·         Continue to review the work done on No-Vehicle-Idling nationally in other local authorities and continue with the Action Plan for No-Vehicle-Idling zones covering the Wokingham Borough Council area with a view to implementing No-Vehicle-Idling zones, around as many schools in the Borough as possible, by the end of 2022, and in other identified areas such as taxi ranks and close to level crossings

·         Continue to encourage local businesses to sponsor green walls and tree planting and the Executive Member for Environment includes this in his action plan.

·         Continue to increase spending on active travel in future budgets, especially safe cycle lanes. 

·         Produce a strategy for implementing a car club scheme across the Borough.’

 

53.7

Motion 435 submitted by Rachel Burgess

 

This Council will adopt the Council Tax Protocol agreed by Citizens Advice and the Local Government Association (June 2017) during the municipal year 2020/21.

 

This protocol includes, inter alia:

  • Wokingham Borough Council will work with enforcement agencies and Citizens Advice to help people pay their council tax bills while accessing debt advice
  • All communication with residents about council tax will be clear
  • Wokingham Borough Council will use the Standard Financial Statement when calculating repayment plans
  • Flexible payment arrangements will be offered to residents
  • Wokingham Borough Council will not use enforcement agents where a resident receives Council Tax support
  • Wokingham Borough Council will publish their policy on residents in vulnerable circumstances

 

The full protocol can be found here: https://www.citizensadvice.org.uk/Global/CitizensAdvice/campaigns/Council%20Tax/Citizens%20Advice%20Council%20Tax%20Protocol%202017.pdf

 

Minutes:

Due to time constraints, the Motion was not considered.

53.8

Motion 436 submitted by Rachel Bishop-Firth

 

EU nationals are our family members, parents, friends and colleagues.  They care for our elderly and they teach our children. They are an integral part of a vibrant and thriving Wokingham.

 

In the Referendum campaign, we were promised that "there will be no change for EU citizens already lawfully resident in the UK and [they] …will be treated no less favourably than they are at present”.

 

This promise has not been honoured.  Many EU27 citizens are unaware that if Brexit goes ahead, they risk deportation from their homes of many years unless they are granted settled status. 

 

Home Office figures show that many EU nationals have not applied for Settled Status, or have applied but have been refused.   We don’t know how many Wokingham residents, perhaps elderly or vulnerable people, are unaware that they may become illegal immigrants.  We risk a Windrush-style scandal here in Wokingham, with families broken up.

 

We also need to think of the 1.3 million British citizens who have made their homes in other EU countries, who may be forced to return to the UK, particularly if Brexit means they lose their access to healthcare.  Many of these people are elderly, and many have made their homes overseas because of difficulties making ends meet on their pensions.  How many will come to Wokingham, needing assistance with social housing and other support?

 

Therefore, the Council asks that Officers urgently undertake and publish a review of the how the Council can best mitigate the effects of Brexit on local residents including:

 

a)         How we can promote and assist with applications for settled status particularly for residents who face language or technology barriers.

b)         What we can do to help landlords and employers to be trained on immigration status, to avoid potential discrimination against EU27 nationals.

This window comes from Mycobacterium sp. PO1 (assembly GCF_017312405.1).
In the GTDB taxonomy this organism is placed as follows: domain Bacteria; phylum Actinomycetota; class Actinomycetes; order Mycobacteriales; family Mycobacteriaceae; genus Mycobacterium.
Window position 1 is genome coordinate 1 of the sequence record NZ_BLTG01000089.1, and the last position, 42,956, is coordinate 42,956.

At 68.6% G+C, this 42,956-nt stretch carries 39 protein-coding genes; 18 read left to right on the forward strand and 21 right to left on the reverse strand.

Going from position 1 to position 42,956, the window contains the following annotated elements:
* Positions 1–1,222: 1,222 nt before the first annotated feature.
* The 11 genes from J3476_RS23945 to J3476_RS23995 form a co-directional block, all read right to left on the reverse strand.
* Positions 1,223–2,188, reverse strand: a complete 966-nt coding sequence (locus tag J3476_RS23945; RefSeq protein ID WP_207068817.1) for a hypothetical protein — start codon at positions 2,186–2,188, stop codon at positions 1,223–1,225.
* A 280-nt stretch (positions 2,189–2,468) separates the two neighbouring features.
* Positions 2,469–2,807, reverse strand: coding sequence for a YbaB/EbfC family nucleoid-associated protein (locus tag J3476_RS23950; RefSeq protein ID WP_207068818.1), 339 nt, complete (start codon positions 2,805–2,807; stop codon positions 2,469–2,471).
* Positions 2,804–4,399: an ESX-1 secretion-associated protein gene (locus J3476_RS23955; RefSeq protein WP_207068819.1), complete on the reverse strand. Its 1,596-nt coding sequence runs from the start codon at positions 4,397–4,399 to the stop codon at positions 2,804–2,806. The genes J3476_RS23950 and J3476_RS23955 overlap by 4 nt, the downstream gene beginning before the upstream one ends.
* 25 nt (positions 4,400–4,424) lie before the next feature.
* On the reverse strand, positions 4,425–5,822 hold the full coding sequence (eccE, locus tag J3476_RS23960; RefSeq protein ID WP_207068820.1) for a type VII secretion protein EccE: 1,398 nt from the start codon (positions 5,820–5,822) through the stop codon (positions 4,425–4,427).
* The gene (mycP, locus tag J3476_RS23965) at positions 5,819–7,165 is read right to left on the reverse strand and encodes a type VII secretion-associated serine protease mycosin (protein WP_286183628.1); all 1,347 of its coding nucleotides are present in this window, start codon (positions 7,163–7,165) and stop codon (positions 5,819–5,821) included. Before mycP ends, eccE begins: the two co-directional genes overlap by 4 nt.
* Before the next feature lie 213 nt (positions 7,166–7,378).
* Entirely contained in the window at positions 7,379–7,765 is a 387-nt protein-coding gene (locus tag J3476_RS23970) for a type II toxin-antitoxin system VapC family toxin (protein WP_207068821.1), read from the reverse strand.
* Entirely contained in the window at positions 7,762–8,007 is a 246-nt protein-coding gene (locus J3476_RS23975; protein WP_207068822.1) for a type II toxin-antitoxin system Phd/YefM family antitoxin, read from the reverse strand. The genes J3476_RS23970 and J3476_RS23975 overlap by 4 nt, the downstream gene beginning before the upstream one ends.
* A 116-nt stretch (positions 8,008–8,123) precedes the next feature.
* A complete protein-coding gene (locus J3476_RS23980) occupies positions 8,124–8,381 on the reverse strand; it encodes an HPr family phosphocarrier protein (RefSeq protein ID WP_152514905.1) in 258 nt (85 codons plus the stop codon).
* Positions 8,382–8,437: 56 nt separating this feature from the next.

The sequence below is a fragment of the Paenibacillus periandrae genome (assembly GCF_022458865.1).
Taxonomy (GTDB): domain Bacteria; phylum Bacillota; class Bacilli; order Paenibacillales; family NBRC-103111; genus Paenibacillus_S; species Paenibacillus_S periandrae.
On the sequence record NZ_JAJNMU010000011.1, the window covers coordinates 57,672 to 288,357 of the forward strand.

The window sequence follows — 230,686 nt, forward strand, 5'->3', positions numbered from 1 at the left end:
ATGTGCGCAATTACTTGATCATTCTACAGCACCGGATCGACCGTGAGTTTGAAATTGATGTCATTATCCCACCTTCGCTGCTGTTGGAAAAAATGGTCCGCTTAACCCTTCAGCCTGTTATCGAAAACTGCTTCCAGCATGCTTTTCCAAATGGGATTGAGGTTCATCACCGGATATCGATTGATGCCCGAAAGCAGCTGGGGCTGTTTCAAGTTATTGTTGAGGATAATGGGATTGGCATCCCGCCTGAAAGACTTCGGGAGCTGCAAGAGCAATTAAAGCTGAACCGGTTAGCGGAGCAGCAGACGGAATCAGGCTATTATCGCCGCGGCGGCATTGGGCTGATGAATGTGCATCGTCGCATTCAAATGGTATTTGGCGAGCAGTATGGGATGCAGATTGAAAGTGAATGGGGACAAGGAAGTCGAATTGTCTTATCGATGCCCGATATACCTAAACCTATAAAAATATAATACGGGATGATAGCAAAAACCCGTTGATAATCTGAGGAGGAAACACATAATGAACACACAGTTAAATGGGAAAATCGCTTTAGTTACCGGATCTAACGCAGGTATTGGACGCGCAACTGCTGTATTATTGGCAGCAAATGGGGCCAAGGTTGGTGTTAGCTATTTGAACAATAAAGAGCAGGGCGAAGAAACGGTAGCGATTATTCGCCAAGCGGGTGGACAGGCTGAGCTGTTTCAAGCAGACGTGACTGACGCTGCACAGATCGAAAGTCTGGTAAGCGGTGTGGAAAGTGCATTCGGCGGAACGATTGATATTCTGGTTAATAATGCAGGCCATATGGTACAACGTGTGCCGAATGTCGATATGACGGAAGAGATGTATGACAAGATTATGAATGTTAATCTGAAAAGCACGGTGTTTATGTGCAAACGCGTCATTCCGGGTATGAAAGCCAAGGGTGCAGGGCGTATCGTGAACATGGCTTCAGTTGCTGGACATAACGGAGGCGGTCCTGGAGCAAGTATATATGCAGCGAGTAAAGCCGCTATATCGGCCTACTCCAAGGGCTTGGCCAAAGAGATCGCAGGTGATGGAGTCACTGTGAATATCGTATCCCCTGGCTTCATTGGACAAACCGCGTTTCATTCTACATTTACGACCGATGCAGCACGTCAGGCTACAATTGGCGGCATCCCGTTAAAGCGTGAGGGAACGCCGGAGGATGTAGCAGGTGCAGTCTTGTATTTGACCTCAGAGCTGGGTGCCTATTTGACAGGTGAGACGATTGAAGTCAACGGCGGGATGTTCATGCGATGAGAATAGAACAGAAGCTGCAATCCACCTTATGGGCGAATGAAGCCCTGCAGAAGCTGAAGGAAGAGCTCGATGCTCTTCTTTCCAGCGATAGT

c)         How Brexit is likely to affect EU27 nationals accessing services provided by the Council, and steps that we can take to mitigate difficulties.

d)        The likely impact on Wokingham of British citizens returning to the UK and how we can best prepare for this

Minutes:

Due to time constraints, the Motion was not considered.

 

53.9

Motion 437 submitted by Pauline Helliar-Symons

 

On 22nd November 2018, this Council adopted a Sprinkler Policy centered on our schools.  After work by Royal Berkshire Fire & Rescue Service, the Fire Authority's Management Committee on 22nd July 2019 adopted a wider policy which they proposed be considered by each of the Berkshire Unitaries.  This goes further to support promotion of Sprinklers in their Council areas and to put pressure on Central Government to legislate on Sprinklers, following the successful introduction of legal powers in Wales.

 

To be specific it is proposed:

 

That Wokingham Borough Council supports the proposals of the Royal Berkshire Fire Authority to extend the promotion of Sprinklers and to lobby central government to bring in legislation or regulations which make installations a necessary part of new builds and major refurbishments in the categories identified.  The policy agreed by the Council on 22nd November 2018 regarding schools remains, but additionally:

 

Wokingham Borough Council:

 

a.       Recognises that Sprinklers and other Automatic Fire Suppression Systems (AFSS) save lives, protect property, reduce the impact of fire on the environment, reduce interruption to business and improve safety for individuals the community in general and firefighters, especially in the case of schools.

 

b.    Commits to installation of sprinklers or other AFSS within its own building stock when planning for and constructing new buildings or as a retrofitted solution when undertaking major refurbishments of existing buildings where the extent of the refurbishment makes the fitting of sprinklers viable.

 

c.   Through the planning application or building control process, promote and support the installation of sprinklers or other AFSS for all new or refurbished buildings and particularly those that present the most significant risk to the public and firefighters.

 

d.   Supports the National Fire Chiefs Council position on sprinklers and will write to Central Government to express support for the creation of a legal requirement to fit sprinklers or AFSS in buildings.

Minutes:

Due to time constraints, the Motion was not considered.

 

53.10

Motion 438 submitted by Gary Cowan

 

The continued failure of recent Council meetings to conclude the agenda business suggests that the existing democratic process has failed. As a direct result of this Wokingham Borough's Residents and their Borough Council elected Members have been let down very badly. To correct this serious democratic failure and get the Council back on track this Council must immediately programme in as many additional Council meetings as is required to get Council business up to date.

Minutes:

Due to time constraints, the Motion was not considered.